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Impact of level 2 cache and memory subsystem on the scalability of clusters of small-scale SMP servers

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4 Author(s)

This paper presents a performance study of two commodity clusters built from two models of Dell PowerEdge servers. Both clusters have eight servers interconnected by GigaNet for fast message passing and by Fast Ethernet for Network File System (NFS) traffic. The two server models are different in processors, level 2 (L2) cache, speed of front-side bus (FSB), chipsets and memory subsystem. They represent generic servers from two generations of Intel-based architecture. In this study, we use well-known benchmark programs to understand how they perform for computation-intensive applications. We first study their performance in stand-alone environment to unveil the performance characteristic of a compute node. We further explore their aggregated performance when they are used in a cluster environment. We are particularly interested in their scalability, per-processor performance degradation due to memory contention and inter-process communications and the correlation between results from different benchmark programs. We found that L2 cache and memory subsystem have significant impact on computation-intensive parallel applications such as the NAS Parallel Benchmark (NPB) programs. For configurations with a large number of processors (or multiple processors per compute node), some of NPB programs perform better on platform with larger global L2 cache, even though the platform has slower processors, FSB and memory components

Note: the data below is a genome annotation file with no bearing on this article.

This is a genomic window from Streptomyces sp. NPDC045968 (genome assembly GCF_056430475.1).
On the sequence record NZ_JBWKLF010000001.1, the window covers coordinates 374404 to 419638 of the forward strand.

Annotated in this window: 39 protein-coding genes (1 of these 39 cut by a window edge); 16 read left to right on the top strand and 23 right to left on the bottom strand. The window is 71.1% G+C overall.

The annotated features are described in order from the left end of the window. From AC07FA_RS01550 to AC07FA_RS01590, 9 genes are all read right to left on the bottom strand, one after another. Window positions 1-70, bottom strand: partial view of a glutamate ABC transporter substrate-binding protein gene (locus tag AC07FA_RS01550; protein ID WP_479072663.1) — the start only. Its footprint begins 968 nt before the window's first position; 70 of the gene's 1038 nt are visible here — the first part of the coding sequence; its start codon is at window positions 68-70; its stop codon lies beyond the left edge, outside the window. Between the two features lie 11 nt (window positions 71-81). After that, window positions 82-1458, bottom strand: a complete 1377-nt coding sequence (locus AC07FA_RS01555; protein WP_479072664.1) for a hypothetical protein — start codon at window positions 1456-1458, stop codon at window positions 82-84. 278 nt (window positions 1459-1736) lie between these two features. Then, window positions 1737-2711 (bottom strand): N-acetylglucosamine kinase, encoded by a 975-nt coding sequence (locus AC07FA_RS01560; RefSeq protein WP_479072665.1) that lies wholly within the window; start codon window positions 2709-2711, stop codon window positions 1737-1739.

Published in:

Cluster Computing, 2000. Proceedings. IEEE International Conference on

Date of Conference: